Sept. 30Totalitarianism compared: the Stalinist Soviet Union (B)Robert O. Paxton and Julie Hessler, Europe in the Twentieth Century, Fifth Edition, Wadsworth, Cengage Learning, Boston, 2012, pp. 227-230, 288-293.  
Oct. 2Totalitarianism compared: the Nazi regime (B)Robert O. Paxton and Julie Hessler, Europe in the Twentieth Century, Fifth Edition, Wadsworth, Cengage Learning, Boston, 2012, pp. 281 - 288.  
Oct. 7The road to war (1): authoritarianism in Southern Europe (B)Robert O. Paxton and Julie Hessler, Europe in the Twentieth Century, Fifth Edition, Wadsworth, Cengage Learning, Boston, 2012, pp. 224, 299-324  
Oct. 9The road to war (2): international crisis and the politics of appeasement (B)Robert O. Paxton and Julie Hessler, Europe in the Twentieth Century, Fifth Edition, Wadsworth, Cengage Learning, Boston, 2012, pp. 329-351.  
Oct. 14The course of the Second World War (1): repression and resistance in the Nazi New Order (B)Robert O. Paxton and Julie Hessler, Europe in the Twentieth Century, Fifth Edition, Wadsworth, Cengage Learning, Boston, 2012, pp. 355-384 AND/OR Mark Mazower, Dark Continent: Europe’s Twentieth Century, Penguin Books, London, 1998, pp. 141-184 (moodle)  
Oct. 16The course of the Second World War (2): why the allies won? (B)Robert O. Paxton and Julie Hessler, Europe in the Twentieth Century, Fifth Edition, Wadsworth, Cengage Learning, Boston, 2012, pp. 390-400 AND Richard Overy, Why the Allies Won, Randomhouse, London, 2006, pp. 386-401 (moodle)  
Oct. 21Midterm exam to be held in class   
Oct. 23Origins of the Cold War: the Iron Curtain and the division of Europe (A)Robert O. Paxton and Julie Hessler, Europe in the Twentieth Century, Fifth Edition, Wadsworth, Cengage Learning, Boston, 2012, pp. 400-422 AND/OR Tony Judt, Postwar: a History of Europe since 1945, Penguin Press, New York, 2005, pp. 129-165 (moodle)  
Oct. 28Western Europe from War to Peace (A)Robert O. Paxton and Julie Hessler, Europe in the Twentieth Century, Fifth Edition, Wadsworth, Cengage Learning, Boston, 2012, pp. 425-433 AND/OR Tony Judt, Postwar: a History of Europe since 1945, Penguin Press, New York, 2005, pp. 360-390 (moodle)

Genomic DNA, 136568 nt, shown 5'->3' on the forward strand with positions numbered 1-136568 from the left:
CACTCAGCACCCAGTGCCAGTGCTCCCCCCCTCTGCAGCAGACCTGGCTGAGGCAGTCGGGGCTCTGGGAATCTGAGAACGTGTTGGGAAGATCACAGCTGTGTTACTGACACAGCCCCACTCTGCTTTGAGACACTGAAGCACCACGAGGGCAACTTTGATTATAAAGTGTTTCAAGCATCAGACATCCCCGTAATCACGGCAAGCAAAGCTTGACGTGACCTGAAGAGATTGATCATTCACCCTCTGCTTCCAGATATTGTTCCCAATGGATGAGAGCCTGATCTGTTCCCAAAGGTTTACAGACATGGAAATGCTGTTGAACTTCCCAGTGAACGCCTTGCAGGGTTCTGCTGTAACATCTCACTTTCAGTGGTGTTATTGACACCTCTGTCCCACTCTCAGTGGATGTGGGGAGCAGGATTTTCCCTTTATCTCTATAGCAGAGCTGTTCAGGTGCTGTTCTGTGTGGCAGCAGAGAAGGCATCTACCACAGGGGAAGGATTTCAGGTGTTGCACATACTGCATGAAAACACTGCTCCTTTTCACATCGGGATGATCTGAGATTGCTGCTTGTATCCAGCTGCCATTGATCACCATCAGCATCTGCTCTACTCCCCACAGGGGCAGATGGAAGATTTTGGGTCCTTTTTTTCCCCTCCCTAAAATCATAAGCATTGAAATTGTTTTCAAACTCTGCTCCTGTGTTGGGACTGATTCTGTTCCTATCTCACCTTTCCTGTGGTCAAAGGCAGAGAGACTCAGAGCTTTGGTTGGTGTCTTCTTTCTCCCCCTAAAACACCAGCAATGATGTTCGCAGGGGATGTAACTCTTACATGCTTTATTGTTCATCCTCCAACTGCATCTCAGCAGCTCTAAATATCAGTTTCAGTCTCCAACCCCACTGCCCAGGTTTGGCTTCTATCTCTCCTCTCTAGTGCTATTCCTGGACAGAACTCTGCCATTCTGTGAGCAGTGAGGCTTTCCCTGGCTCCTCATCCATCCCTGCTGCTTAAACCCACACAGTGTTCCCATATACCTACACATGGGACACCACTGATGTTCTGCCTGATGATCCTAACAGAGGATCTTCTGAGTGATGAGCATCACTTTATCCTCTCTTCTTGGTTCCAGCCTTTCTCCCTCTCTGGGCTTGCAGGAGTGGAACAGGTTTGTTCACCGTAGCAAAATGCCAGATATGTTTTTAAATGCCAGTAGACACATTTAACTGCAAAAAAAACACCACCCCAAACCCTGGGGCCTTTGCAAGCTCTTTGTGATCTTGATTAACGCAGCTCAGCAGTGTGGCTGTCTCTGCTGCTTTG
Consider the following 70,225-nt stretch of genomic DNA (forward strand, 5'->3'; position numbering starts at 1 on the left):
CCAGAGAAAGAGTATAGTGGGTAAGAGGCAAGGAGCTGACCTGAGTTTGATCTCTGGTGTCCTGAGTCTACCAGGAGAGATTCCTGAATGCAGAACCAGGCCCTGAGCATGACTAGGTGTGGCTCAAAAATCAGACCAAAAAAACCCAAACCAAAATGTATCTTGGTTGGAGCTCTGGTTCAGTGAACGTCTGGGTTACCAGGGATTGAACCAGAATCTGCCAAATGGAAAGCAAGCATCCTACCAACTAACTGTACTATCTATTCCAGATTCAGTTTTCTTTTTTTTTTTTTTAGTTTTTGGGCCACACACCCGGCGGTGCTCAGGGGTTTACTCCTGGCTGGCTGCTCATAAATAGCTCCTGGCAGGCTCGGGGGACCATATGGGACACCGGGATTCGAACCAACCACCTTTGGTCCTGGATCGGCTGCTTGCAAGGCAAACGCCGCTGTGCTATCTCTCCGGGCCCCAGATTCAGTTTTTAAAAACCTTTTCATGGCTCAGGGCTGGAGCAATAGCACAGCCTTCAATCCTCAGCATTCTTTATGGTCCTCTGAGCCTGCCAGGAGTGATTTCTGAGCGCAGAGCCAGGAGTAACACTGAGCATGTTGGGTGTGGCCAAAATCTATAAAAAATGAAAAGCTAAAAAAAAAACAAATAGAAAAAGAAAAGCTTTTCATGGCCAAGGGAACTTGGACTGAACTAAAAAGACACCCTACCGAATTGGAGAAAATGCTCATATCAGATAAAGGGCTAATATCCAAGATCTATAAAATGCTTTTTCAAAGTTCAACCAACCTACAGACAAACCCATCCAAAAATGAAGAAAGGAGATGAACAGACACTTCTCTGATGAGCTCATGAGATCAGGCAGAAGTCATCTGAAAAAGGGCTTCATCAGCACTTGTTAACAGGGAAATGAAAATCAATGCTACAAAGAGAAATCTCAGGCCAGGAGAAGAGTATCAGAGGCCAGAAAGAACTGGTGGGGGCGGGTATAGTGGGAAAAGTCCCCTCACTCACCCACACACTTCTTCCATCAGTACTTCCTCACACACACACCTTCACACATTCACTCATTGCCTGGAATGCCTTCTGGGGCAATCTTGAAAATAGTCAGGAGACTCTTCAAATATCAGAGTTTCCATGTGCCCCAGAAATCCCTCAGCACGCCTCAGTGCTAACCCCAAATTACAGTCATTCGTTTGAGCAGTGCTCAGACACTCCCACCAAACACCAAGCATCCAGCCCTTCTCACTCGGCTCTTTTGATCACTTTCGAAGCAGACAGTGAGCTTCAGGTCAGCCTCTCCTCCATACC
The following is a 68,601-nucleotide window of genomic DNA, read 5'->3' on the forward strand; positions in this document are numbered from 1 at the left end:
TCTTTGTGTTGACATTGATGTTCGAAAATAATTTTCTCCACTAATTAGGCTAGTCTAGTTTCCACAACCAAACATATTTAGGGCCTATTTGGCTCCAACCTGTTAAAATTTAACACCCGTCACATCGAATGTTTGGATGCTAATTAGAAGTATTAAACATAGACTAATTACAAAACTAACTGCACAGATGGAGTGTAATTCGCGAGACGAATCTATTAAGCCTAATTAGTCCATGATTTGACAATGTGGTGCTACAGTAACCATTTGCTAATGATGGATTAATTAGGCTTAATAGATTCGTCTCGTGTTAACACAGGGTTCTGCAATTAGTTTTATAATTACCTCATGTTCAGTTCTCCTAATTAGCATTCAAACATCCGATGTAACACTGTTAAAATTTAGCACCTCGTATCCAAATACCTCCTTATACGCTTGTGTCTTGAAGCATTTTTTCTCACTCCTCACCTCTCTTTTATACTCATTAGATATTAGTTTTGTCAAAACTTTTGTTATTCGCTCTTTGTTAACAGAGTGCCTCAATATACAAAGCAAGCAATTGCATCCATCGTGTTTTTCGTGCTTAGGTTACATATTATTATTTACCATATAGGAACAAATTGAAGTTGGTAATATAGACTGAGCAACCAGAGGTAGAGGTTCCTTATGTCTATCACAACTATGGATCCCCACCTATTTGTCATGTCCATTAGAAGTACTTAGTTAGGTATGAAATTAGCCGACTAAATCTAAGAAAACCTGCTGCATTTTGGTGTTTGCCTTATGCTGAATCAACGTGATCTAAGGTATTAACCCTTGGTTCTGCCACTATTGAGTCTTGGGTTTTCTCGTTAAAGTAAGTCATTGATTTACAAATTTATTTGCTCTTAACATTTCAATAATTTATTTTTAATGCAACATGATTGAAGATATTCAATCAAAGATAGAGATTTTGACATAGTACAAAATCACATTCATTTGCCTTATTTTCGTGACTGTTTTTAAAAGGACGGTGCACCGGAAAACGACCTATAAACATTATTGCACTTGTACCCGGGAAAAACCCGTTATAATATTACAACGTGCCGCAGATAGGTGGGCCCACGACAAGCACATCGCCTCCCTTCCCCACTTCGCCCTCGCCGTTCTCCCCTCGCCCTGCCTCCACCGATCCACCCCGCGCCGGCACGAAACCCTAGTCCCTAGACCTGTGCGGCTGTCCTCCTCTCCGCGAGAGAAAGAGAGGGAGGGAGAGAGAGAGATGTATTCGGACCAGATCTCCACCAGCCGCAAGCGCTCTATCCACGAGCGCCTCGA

Oct. 30Stalinism and De-Stalinization in Eastern Europe (A)Robert O. Paxton and Julie Hessler, Europe in the Twentieth Century, Fifth Edition, Wadsworth, Cengage Learning, Boston, 2012, pp. 447-479 AND/OR Mark Mazower, Dark Continent: Europe’s Twentieth Century, Penguin Books, London, 1998, pp. 253-290 (moodle)  
Nov. 4The European post-war economic boom (A)Robert O. Paxton and Julie Hessler, Europe in the Twentieth Century, Fifth Edition, Wadsworth, Cengage Learning, Boston, 2012, pp. 503-515 AND Stephen Broadberry and Kevin O’Rourke (Eds.), The Cambridge Economic History of Modern Europe, Volume 2: 1870 to the present, Cambridge University Press, Cambridge, 2010, pp. 296-333 (Moodle)Outline of individual paper due 
Nov. 6Europe and decolonization: an international perspective (A)Robert O. Paxton and Julie Hessler, Europe in the Twentieth Century, Fifth Edition, Wadsworth, Cengage Learning, Boston, 2012, pp. 479-487 AND/OR Odd Arne Westad, The Global Cold War: Third World Interventions and the Making of Our Time, Cambridge University Press, Cambridge, 2007, pp. 73-130 (moodle)  
Nov. 111968: social and cultural change (A)Tony Judt, Postwar: a History of Europe since 1945, Penguin Press, New York, 2005, pp. 390-422 (moodle) AND/OR Robert O. Paxton and Julie Hessler, Europe in the Twentieth Century, Fifth Edition, Wadsworth, Cengage Learning, Boston, 2012, pp. 516-539.   
Nov. 13Ostpolitik and Détente (B)Robert O. Paxton and Julie Hessler, Europe in the Twentieth Century, Fifth Edition, Wadsworth, Cengage Learning, Boston, 2012, pp. 540-548  
Nov. 18European democracies and the crisis of the 1970s (B)Robert O. Paxton and Julie Hessler, Europe in the Twentieth Century, Fifth Edition, Wadsworth, Cengage Learning, Boston, 2012, pp. 548-551, 558-559 AND Tony Judt, Postwar: a History of Europe since 1945, Penguin Press, New York, 2005, pp. 553-484 (moodle)  
Nov. 20Dictatorship and its demise in Southern Europe (B)Robert O. Paxton and Julie Hessler, Europe in the Twentieth Century, Fifth Edition, Wadsworth, Cengage Learning, Boston, 2012, 559-562 AND/OR Tony Judt, Postwar: a History of Europe since 1945, Penguin Press, New York, 2005, pp. 504-525 (moodle)  
Nov. 25The Brezhnev Era (B)Robert O. Paxton and Julie Hessler, Europe in the Twentieth Century, Fifth Edition, Wadsworth, Cengage Learning, Boston, 2012, pp. 613-639  
Nov. 27The new politics of the 1980s (B)Robert O. Paxton and Julie Hessler, Europe in the Twentieth Century, Fifth Edition, Wadsworth, Cengage Learning, Boston, 2012, pp. 551-558 AND Mark Mazower, Dark Continent: Europe’s Twentieth Century, Penguin Books, London, 1998, pp. 332-366 (moodle)  
Dec. 2Collapse: Gorbachev and the demise of the Soviet Union (B)Robert O. Paxton and Julie Hessler, Europe in the Twentieth Century, Fifth Edition, Wadsworth, Cengage Learning, Boston, 2012, pp. 643-652 AND/OR Eric Hobsbawm, Age of Extremes: The Short Twentieth Century, 1914-1991, Abacus, London, 1995, pp. 461-500 (moodle)  
Dec. 4Who won the Cold War? Unipolarity and European integrationRobert O. Paxton and Julie Hessler, Europe in the Twentieth Century, Fifth Edition, Wadsworth, Cengage Learning, Boston, 2012, pp. 652-673Electronic copy of individual papers due at 6 pm on the last day of class